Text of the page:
|NIMH: Autism Spectrum Disorders|
|CDC: Prevalence of Autism|
|Ryan, Age 23|
|Adam, Age 8|
|CME Speaker Kit (ppt)|
Jeff: 35 year-old patient
Jeff is a 35 year-old patient. At a young age, he was identified as “odd.” He would repetitively play with water, pieces of grass, and bits of string. Others habits included “hand flapping” gestures and “thinking aloud” by saying the thoughts he was having. These signs contribute to an earlier diagnosis and treatment of schizophrenia and not autism.
Noted frequently to be exceptionally bright, his verbal abilities sounded more adult and advanced for his age. He can do complex math problems “in his head,” has a precise memory for events, and achieved a degree in civil engineering. However, his understanding of abstract concepts and social situations were poor. Over the years, he has been repeatedly the victim of fraud.
This video clip points out:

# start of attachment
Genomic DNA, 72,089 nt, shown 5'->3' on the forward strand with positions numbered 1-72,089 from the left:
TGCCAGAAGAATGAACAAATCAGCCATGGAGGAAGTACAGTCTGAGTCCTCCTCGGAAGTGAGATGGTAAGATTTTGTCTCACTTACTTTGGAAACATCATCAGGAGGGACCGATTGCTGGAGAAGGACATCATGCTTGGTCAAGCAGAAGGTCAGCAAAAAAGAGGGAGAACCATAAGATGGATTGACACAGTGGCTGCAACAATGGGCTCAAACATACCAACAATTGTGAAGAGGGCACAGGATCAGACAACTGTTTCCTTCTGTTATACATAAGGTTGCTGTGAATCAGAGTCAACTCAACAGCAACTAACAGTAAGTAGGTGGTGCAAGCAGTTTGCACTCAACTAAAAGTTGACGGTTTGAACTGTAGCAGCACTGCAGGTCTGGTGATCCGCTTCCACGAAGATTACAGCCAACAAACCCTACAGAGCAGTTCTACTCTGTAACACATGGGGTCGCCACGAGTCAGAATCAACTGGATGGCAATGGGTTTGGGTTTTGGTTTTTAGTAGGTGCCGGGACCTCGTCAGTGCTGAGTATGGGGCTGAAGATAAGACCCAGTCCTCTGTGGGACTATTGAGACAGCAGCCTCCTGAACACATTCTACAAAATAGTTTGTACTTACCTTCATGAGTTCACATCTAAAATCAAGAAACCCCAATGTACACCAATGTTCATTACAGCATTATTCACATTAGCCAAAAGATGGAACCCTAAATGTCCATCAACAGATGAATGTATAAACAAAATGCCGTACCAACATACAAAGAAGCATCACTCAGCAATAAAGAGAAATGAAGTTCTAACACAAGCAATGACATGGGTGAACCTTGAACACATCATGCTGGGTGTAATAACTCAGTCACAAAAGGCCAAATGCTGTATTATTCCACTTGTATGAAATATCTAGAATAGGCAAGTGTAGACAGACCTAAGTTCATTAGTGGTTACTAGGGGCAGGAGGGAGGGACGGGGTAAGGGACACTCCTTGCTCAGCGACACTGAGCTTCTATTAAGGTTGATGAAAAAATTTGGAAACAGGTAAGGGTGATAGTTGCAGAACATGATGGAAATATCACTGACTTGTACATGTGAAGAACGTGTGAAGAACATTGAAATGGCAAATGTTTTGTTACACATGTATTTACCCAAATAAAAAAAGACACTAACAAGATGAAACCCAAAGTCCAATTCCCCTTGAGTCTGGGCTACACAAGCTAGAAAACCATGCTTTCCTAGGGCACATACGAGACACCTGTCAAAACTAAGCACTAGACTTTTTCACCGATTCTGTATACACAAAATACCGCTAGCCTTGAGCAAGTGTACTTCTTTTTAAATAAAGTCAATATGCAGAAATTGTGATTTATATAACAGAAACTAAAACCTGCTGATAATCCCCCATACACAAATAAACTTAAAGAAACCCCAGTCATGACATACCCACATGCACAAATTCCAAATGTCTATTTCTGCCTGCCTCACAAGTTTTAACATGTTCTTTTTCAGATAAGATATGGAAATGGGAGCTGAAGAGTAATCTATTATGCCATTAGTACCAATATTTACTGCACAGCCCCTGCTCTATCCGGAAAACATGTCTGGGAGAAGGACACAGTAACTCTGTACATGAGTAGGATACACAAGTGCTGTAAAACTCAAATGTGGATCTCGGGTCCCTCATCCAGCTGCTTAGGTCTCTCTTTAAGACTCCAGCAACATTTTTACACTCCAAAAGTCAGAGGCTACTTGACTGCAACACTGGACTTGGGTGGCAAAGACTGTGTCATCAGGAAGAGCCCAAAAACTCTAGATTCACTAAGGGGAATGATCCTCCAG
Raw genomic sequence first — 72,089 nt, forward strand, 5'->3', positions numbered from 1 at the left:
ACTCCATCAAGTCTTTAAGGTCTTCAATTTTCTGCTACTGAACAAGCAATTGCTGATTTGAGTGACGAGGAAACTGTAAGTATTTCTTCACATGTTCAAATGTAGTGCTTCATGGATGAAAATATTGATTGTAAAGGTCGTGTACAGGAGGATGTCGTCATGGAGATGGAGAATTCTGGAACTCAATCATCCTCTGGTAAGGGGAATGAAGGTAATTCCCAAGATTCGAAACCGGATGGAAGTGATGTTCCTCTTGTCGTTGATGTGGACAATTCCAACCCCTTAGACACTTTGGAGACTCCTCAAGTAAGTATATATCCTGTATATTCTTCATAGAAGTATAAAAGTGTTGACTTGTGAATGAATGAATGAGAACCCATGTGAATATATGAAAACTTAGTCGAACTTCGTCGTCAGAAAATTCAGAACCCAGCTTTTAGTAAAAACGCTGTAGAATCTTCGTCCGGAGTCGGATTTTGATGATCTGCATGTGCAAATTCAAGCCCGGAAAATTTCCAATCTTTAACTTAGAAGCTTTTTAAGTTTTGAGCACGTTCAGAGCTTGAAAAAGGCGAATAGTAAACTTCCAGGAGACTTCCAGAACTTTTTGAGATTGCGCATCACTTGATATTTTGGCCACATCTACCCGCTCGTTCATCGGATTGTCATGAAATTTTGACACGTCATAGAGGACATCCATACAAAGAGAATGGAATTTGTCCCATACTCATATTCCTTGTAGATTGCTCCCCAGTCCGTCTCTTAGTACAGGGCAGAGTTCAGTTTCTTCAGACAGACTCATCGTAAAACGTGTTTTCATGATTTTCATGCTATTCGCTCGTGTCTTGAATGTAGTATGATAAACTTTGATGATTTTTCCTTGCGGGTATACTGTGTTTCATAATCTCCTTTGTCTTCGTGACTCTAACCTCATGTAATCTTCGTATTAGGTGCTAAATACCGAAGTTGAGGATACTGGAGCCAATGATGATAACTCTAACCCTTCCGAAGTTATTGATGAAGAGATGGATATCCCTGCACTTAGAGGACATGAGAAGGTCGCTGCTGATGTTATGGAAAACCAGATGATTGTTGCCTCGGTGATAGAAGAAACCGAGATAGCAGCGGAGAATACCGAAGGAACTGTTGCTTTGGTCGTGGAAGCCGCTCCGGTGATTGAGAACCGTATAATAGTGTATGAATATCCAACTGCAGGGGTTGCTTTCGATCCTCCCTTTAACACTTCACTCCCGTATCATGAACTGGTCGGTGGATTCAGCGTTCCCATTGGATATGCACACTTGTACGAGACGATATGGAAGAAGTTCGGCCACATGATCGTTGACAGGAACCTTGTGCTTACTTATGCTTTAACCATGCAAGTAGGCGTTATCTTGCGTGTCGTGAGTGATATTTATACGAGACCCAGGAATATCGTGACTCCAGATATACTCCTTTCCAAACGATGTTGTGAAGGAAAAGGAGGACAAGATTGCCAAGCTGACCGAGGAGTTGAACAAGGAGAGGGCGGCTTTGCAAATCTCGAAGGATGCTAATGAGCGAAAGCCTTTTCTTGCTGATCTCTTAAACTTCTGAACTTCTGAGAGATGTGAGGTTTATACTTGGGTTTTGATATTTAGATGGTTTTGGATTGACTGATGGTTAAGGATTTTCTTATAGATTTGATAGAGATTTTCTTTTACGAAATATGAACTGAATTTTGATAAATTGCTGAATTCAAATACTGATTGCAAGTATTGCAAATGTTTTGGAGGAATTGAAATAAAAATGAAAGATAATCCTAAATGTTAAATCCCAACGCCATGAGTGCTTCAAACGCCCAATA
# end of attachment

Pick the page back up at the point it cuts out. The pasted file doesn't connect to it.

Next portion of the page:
The experience of a patient with an autism spectrum disorder that was diagnosed and treated for schizophrenia.
People with autism spectrum disorders can appear engaging in their conversations.
In this patient case note:
He is able to show facial emotions and laugh appropriately.
He has a history for social interpersonal problems.
He has had a history of being socially “gullible” and trusting. As a result, others have “conned” and taken advantage of him.
He does demonstrate an increased ability to calculate mathematical problems.
He has achieved a degree in civil engineering, but abstract reasoning can be a problem for him.
1) Avoid the clinical myth that patients with autism spectrum disorders do not show any emotions.
2) Although patients may achieve higher levels of training, they may have difficulties with abstract reasoning.
3) Try to alert families to the dangers that other people may take advantage of patients with difficulties assessing social situations.
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